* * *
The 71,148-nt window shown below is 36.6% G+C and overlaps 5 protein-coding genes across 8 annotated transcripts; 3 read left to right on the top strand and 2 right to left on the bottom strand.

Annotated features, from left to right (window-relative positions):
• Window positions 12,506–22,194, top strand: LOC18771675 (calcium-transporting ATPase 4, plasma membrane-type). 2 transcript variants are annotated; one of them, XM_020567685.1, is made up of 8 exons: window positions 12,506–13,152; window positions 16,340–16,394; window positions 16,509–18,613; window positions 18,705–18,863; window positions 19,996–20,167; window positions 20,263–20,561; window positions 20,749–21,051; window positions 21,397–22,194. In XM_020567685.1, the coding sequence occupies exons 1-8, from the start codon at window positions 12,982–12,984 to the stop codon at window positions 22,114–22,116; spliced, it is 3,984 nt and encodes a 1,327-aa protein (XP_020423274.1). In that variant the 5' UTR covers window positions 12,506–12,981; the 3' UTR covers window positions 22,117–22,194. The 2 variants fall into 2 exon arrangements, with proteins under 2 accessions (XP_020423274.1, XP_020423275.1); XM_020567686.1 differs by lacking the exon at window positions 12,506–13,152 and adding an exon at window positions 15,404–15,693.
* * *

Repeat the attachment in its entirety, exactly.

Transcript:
The 71,148-nt window shown below is 36.6% G+C and overlaps 5 protein-coding genes across 8 annotated transcripts; 3 read left to right on the top strand and 2 right to left on the bottom strand.

Annotated features, from left to right (window-relative positions):
• Window positions 12,506–22,194, top strand: LOC18771675 (calcium-transporting ATPase 4, plasma membrane-type). 2 transcript variants are annotated; one of them, XM_020567685.1, is made up of 8 exons: window positions 12,506–13,152; window positions 16,340–16,394; window positions 16,509–18,613; window positions 18,705–18,863; window positions 19,996–20,167; window positions 20,263–20,561; window positions 20,749–21,051; window positions 21,397–22,194. In XM_020567685.1, the coding sequence occupies exons 1-8, from the start codon at window positions 12,982–12,984 to the stop codon at window positions 22,114–22,116; spliced, it is 3,984 nt and encodes a 1,327-aa protein (XP_020423274.1). In that variant the 5' UTR covers window positions 12,506–12,981; the 3' UTR covers window positions 22,117–22,194. The 2 variants fall into 2 exon arrangements, with proteins under 2 accessions (XP_020423274.1, XP_020423275.1); XM_020567686.1 differs by lacking the exon at window positions 12,506–13,152 and adding an exon at window positions 15,404–15,693.